Joho the Blog » Meme alert: Reputational democracy

Meme alert: Reputational democracy

Simon Willis of Cisco’s Public Sector group and I were talking last week. I was saying that if the new administration were to create a civic social networking site, casual decisions by software designers could deeply affect democracy. For example, if the designers were to use a reputation system as a way of enabling the millions of conversations to scale, civic leaders might emerge for topics based upon a reputation system that is sensitive to small changes in software functionality — rate people on a scale of 1-10 or just with a thumbs up or thumbs down? Weight the ratings based on the rater’s own reputation?

Simon replied that this would be an interesting case of reputational democracy.

I sort of love this term. And it only gets three hits (1 2 3) at Google.

You heard it here first! Well, fourth.

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9 Responses to “Meme alert: Reputational democracy”

  1. Sounds like Whuffie: http://en.wikipedia.org/wiki/Whuffie (inventor Cory Doctorow).

  2. Maybe this is naive but wouldn’t there be a certain amount of face validity afforded by the transparency of such a system? Allowing it to self heal and adapt?

  3. I’m not arguing against such a system. In fact, I’d love to see one. And transparency would be a really important part of it, I assume. I’m only saying that small changes made by sw engineers could have important effects on how this new element of democracy works. And really what I was doing was trying to introduce Simon’s term, “reputational democracy.”

    FWIW, I posted about this very topic here: http://www.huffingtonpost.com/david-weinberger/the-power-of-small-featur_b_128401.html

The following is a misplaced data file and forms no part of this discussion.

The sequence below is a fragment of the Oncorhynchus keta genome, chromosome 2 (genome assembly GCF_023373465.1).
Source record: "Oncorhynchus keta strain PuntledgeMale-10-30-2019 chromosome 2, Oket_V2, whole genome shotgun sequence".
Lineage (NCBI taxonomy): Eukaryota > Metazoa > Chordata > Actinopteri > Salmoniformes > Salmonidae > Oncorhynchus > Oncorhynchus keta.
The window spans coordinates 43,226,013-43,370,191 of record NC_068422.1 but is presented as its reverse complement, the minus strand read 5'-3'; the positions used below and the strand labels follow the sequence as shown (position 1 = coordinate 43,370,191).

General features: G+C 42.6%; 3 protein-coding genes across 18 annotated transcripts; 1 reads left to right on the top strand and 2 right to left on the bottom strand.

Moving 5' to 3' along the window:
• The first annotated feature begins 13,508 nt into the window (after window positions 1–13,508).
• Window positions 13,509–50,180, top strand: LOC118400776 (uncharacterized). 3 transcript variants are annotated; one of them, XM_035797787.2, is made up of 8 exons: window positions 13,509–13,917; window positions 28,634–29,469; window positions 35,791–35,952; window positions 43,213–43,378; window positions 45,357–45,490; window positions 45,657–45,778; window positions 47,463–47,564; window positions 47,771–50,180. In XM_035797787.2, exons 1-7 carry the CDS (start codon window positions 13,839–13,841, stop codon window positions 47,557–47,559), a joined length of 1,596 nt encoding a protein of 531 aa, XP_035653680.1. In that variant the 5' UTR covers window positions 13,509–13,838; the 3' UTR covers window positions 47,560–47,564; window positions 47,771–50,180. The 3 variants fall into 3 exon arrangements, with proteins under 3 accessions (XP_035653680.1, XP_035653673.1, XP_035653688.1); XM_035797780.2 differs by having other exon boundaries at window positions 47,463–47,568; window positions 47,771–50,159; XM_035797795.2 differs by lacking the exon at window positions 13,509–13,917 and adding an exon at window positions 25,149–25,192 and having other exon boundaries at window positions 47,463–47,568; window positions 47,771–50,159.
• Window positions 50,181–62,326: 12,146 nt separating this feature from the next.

4. Meme indeed!

    This on wikinomics today!

    http://www.wikinomics.com/blog/index.php/2008/11/12/the-reputation-economy-and-government/

    Are you two in cahoots?

  5. Meme indeed

    This on wikinomics today:

    http://www.wikinomics.com/blog/index.php/2008/11/12/the-reputation-economy-and-government/

    are you 2 in cahoots?

  6. sorry not quite the same term (so i guess not quite worthy of meme-ness) but im given to seeing patterns before detail then getting excited then posting then retracting posts and qualifying them.
    And finally getting back to work.

  7. Thanks for pointing me in this direction Hugh.

    If I’m thinking about this correctly, there are two paths – which hopefully will both be taken.

    One sees citizens as core to the decision-making process, ideating with employees, in a network as noted by David and others. Think Peer-to-Patent but on policy issues, on priorities, etc. Change.gov won’t just take idea submissions but would rather let folks talk amongst themselves on what’s needed, what ideas are best, etc etc. And importantly, it should eventually see gov employees participate in those conversations. It’s not just a new form of engagement but rather also a form of process redesign in the actual job of civil servant.

    The other is about service delivery and service transformation – where introducing competition in what is a largely monopolistic environment could leverage reputation to improve public value. I’m not talking outright privatization but rather an Amazon-like set of government APIs that allow third parties to distribute and serve the citizen, and allow the citizen to choose on the basis of the reputation of the provider. As a colleague noted to me “the closer service delivery is held to government, the more difficult it will be to use reputation as a means to improve.” but even within government reputation may allow a means of re-inventing the incentive and management structures to incent change, innovation and a certain level of risk tolerance.

    fascinating possibilities.

  8. […] emergence of abundant leadership through the nodes of multiple connected networks, giving rise to reputational democracy in the sphere of government, and in the corporation? How will the reward and hierarchical systems […]

  9. the idea sounds like replacing the traditional political currency of influence – maybe creating a new way of lobbying? lobby 2.0 ? ;-) then access gets more important than pocession. or: “props” are the new black

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